West versus the Islamic State: the Apostles

ODA 525 team picture taken shortly before infiltration in Iraq, February 1991.  Image from wikipedia

Undercover warriors [led by the US spy agency CIA] will aim to “cut the head off the snake” by hitting the command structure of the Islamist terror group responsible for a trail of atrocities across Iraq and Syria, reports the Sunday People.  PM David Cameron has told the SAS and UK spy agencies to direct all their ­resources at defeating IS [Islamic State] after a video of US journalist James Foley being beheaded shocked the world.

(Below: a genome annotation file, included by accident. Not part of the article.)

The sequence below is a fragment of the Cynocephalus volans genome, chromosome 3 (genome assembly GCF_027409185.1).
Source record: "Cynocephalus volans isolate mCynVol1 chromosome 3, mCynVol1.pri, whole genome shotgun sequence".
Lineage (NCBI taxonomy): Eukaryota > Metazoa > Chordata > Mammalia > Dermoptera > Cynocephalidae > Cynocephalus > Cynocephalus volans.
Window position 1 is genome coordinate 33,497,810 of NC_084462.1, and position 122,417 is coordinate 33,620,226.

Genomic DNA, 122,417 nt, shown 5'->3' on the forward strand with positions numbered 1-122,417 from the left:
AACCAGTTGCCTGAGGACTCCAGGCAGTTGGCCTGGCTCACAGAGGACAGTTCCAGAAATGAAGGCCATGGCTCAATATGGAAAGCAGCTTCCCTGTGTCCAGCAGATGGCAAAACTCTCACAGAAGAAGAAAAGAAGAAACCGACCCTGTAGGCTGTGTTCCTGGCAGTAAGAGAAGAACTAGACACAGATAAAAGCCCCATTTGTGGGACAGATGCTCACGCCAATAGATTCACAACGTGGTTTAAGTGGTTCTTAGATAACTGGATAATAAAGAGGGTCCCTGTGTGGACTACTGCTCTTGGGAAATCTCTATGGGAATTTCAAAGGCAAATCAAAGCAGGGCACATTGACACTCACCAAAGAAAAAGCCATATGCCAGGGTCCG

British special forces will work with America’s Delta Force and Seal Team 6. The move sees a rebirth of top secret Task Force Black, which helped defeat al-Qaeda terrorists in Iraq .This time the counter-terrorist ­experts will be targeting Abu Bakr ­al-Baghdadi, leader of IS and now the world’s most wanted terrorist.

A source said: “We need to go into Syria and Iraq and kill as many IS members as we can. You can’t ­negotiate with these people.  “This is not a war of choice. They are cash rich and have a plentiful ­supply of arms. If we don’t go after them, they will soon come after us…You have to get on the ground and take out the commanders – cut off the snake’s head.

The new task force will comprise a squadron of the SAS, special forces aircrews from the RAF and agents from MI5 and MI6. The operation will be led by America’s CIA spy agency.